Characteristic of ds106 is its distributed structure, mimicking the Internet itself, and its open-source non-LMS platform. Students are charged with registering their own domain, managing their own personal cyberinfrastructure, and publishing to their own website. Via the WordPress plugin FeedWordPress, all content from students is automatically aggregated to the main ds106 site—but all links go back directly to the students’ sites.

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Michael saved in Pocket: ‘The Sounds of Science’


We’ve had three great evenings of live tweeting ds106radio. The point of this was to analyze, together, how sounds can paint pictures and drive stories. My favorite thing about this exercise is that the idea for it came from a class a few years ago. The students suggested it, and it was brilliant. This week, we’ve been listening to ESC: Sonic Adventure in the Anthropocene. We heard episodes 3, 4 and 6 so far.

View full article

Focusing my micro-ethnography on ds106 (‘community’) radio during week five

Reflecting on Karen Barad’s (2003; 2007) agential realism and onto-epistemology, where the “thing” is entangled with the way in which “we” research it, I have found myself questioning how I might research my micro-ethnography and how/whether I should participate (as a ‘lurker‘ or otherwise). How might different kinds of participation affect ‘community’ and the ethical issues surrounding the study?

In my role as ‘open participant‘, having ‘access’ to read/listen/participate in, and feed into, the same activities/assignments as those studying the course through a degree, the binaries between ‘open’/’closed’, ‘insider’/’outsider’, ‘included’/’excluded’ appear blurred and problematic. Is access alone enough to be ‘included’?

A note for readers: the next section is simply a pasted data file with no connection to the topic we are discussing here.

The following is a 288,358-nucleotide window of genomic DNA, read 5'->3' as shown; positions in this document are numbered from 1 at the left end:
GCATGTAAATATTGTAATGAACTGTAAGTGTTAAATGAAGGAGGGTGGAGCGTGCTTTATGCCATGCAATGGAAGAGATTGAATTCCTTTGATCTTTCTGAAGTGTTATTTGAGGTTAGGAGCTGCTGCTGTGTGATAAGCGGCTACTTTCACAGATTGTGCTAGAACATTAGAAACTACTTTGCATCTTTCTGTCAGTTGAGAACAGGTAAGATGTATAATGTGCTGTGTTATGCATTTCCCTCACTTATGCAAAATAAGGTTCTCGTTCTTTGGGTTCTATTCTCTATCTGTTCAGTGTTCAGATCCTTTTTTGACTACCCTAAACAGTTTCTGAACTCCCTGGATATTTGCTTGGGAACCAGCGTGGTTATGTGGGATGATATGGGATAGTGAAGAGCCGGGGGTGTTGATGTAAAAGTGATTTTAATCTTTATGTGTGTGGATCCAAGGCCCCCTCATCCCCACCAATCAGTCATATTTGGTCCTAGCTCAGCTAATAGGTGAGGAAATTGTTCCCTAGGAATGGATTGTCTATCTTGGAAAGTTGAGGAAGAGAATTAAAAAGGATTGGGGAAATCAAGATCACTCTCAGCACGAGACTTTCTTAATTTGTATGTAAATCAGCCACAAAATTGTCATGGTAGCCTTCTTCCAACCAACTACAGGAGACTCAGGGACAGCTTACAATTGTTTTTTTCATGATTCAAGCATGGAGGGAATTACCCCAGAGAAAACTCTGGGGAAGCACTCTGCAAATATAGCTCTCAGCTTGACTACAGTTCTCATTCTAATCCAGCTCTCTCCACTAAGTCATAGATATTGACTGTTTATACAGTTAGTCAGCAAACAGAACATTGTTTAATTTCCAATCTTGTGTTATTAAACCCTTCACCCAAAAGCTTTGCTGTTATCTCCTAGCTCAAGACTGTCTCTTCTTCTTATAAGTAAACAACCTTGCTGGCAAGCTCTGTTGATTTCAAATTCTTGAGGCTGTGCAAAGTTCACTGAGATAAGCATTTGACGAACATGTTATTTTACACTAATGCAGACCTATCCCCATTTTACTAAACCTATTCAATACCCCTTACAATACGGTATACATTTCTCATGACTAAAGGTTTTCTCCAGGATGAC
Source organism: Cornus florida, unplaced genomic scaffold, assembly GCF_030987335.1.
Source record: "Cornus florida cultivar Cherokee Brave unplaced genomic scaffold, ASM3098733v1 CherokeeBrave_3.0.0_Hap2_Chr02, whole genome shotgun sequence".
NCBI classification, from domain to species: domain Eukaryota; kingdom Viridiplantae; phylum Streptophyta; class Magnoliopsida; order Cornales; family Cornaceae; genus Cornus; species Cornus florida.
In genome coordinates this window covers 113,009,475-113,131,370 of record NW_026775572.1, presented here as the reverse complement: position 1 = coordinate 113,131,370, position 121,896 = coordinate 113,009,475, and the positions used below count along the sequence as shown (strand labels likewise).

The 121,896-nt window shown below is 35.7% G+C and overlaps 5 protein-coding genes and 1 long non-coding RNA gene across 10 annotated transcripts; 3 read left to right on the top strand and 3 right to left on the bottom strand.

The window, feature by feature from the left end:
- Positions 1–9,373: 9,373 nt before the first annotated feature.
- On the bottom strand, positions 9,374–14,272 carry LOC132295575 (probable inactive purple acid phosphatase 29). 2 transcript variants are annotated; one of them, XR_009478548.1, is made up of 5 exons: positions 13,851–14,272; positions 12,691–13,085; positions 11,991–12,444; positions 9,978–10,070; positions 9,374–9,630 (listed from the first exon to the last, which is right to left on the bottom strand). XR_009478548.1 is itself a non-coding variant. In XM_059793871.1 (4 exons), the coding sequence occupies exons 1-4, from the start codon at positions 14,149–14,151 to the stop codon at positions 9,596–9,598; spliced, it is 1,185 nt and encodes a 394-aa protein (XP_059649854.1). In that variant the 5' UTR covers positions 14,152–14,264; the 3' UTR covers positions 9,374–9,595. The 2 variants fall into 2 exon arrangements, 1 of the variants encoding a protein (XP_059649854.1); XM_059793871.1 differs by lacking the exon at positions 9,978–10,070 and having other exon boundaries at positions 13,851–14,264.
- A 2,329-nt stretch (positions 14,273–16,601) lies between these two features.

Listening to Tim Ingold’s assertion that ‘we don’t make studies of people, we study with them and learn from them’, this week I submitted a radio bumper into the ‘ds106 flow’ alongside the work of students/open participants, with the potential of receiving “airtime” on ds106radio. Is this an example of the kind of entanglement Barad refers to?

Inspired by an article on live field notes, I wrote some field notes of my own, and began focusing my micro-ethnography on ds106radio and the interactions surrounding it

What makes ‘community’ endure in a connectivist-informed course such as ds106, often beyond the end date (“#4life“)?

How might we define/understand/documentcommunity‘? What role might ds106radio, and sound in general, play?

As I continue my micro-ethnography, and refer to relevant literature and examples, I uncover new questions, as suggested by danah boyd (2008: 29), and consider the communities and relations in these distributed educational spaces.

ds106 field notes #1

Blogging some very rough “live field notes” as I continue my micro-ethnography on ds106

What is ds106?

  • ds106 is a connectivist-informed ‘open course on digital storytelling’, originating and currently running (in Spring 2020) at University of Mary Washington.
  • As it is mostly public, with each student having their own blog which is fed into “The ds106 Flow“, you can participate by commenting or connecting your own blog into the flow.
  • ‘#ds106 is #4life’…

First of all, in ds106, there are multiple levels of participation- but most importantly, it is designed so you can pick and choose the when and where. We expect NO APOLOGIES for not being able to participate when other parts of life intrude. There is no concept in ds106 of “dropping out” c.f. Groom, Jim (2010-present), “ds106 is #4life”. (‘How to be an Open Participant in ds106‘)

ds106 is many things, a course and a community. It is ongoing all the time.

Initial impressions of ds106